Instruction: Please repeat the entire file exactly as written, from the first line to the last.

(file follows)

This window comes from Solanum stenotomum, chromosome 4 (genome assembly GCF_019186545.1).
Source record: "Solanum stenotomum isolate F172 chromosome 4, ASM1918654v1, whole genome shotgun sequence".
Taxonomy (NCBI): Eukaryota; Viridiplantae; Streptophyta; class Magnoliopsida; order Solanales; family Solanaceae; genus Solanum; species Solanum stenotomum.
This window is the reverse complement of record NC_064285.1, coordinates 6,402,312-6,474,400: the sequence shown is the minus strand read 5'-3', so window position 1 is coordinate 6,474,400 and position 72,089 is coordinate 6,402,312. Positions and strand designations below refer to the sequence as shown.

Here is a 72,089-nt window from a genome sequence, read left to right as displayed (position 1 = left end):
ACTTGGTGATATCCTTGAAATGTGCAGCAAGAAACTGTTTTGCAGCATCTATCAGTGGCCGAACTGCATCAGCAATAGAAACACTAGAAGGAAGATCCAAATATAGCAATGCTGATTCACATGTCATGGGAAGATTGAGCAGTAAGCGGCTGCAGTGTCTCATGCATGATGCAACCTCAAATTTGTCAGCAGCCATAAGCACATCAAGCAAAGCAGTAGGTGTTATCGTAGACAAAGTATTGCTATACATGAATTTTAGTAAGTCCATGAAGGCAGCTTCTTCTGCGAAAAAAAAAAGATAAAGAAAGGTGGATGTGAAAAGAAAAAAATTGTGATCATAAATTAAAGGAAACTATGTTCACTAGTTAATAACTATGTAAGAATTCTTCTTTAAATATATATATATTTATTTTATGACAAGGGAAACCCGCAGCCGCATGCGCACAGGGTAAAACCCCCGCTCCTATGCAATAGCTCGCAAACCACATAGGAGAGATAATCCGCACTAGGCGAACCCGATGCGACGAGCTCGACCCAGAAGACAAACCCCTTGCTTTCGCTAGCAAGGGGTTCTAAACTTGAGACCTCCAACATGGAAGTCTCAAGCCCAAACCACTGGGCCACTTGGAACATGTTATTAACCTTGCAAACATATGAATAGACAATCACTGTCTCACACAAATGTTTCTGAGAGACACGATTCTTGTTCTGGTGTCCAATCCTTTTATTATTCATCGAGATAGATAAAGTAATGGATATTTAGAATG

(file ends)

This window comes from Solanum stenotomum, chromosome 4 (genome assembly GCF_019186545.1).
Source record: "Solanum stenotomum isolate F172 chromosome 4, ASM1918654v1, whole genome shotgun sequence".
Taxonomy (NCBI): Eukaryota; Viridiplantae; Streptophyta; class Magnoliopsida; order Solanales; family Solanaceae; genus Solanum; species Solanum stenotomum.
This window is the reverse complement of record NC_064285.1, coordinates 6,402,312-6,474,400: the sequence shown is the minus strand read 5'-3', so window position 1 is coordinate 6,474,400 and position 72,089 is coordinate 6,402,312. Positions and strand designations below refer to the sequence as shown.

Here is a 72,089-nt window from a genome sequence, read left to right as displayed (position 1 = left end):
ACTTGGTGATATCCTTGAAATGTGCAGCAAGAAACTGTTTTGCAGCATCTATCAGTGGCCGAACTGCATCAGCAATAGAAACACTAGAAGGAAGATCCAAATATAGCAATGCTGATTCACATGTCATGGGAAGATTGAGCAGTAAGCGGCTGCAGTGTCTCATGCATGATGCAACCTCAAATTTGTCAGCAGCCATAAGCACATCAAGCAAAGCAGTAGGTGTTATCGTAGACAAAGTATTGCTATACATGAATTTTAGTAAGTCCATGAAGGCAGCTTCTTCTGCGAAAAAAAAAAGATAAAGAAAGGTGGATGTGAAAAGAAAAAAATTGTGATCATAAATTAAAGGAAACTATGTTCACTAGTTAATAACTATGTAAGAATTCTTCTTTAAATATATATATATTTATTTTATGACAAGGGAAACCCGCAGCCGCATGCGCACAGGGTAAAACCCCCGCTCCTATGCAATAGCTCGCAAACCACATAGGAGAGATAATCCGCACTAGGCGAACCCGATGCGACGAGCTCGACCCAGAAGACAAACCCCTTGCTTTCGCTAGCAAGGGGTTCTAAACTTGAGACCTCCAACATGGAAGTCTCAAGCCCAAACCACTGGGCCACTTGGAACATGTTATTAACCTTGCAAACATATGAATAGACAATCACTGTCTCACACAAATGTTTCTGAGAGACACGATTCTTGTTCTGGTGTCCAATCCTTTTATTATTCATCGAGATAGATAAAGTAATGGATATTTAGAATG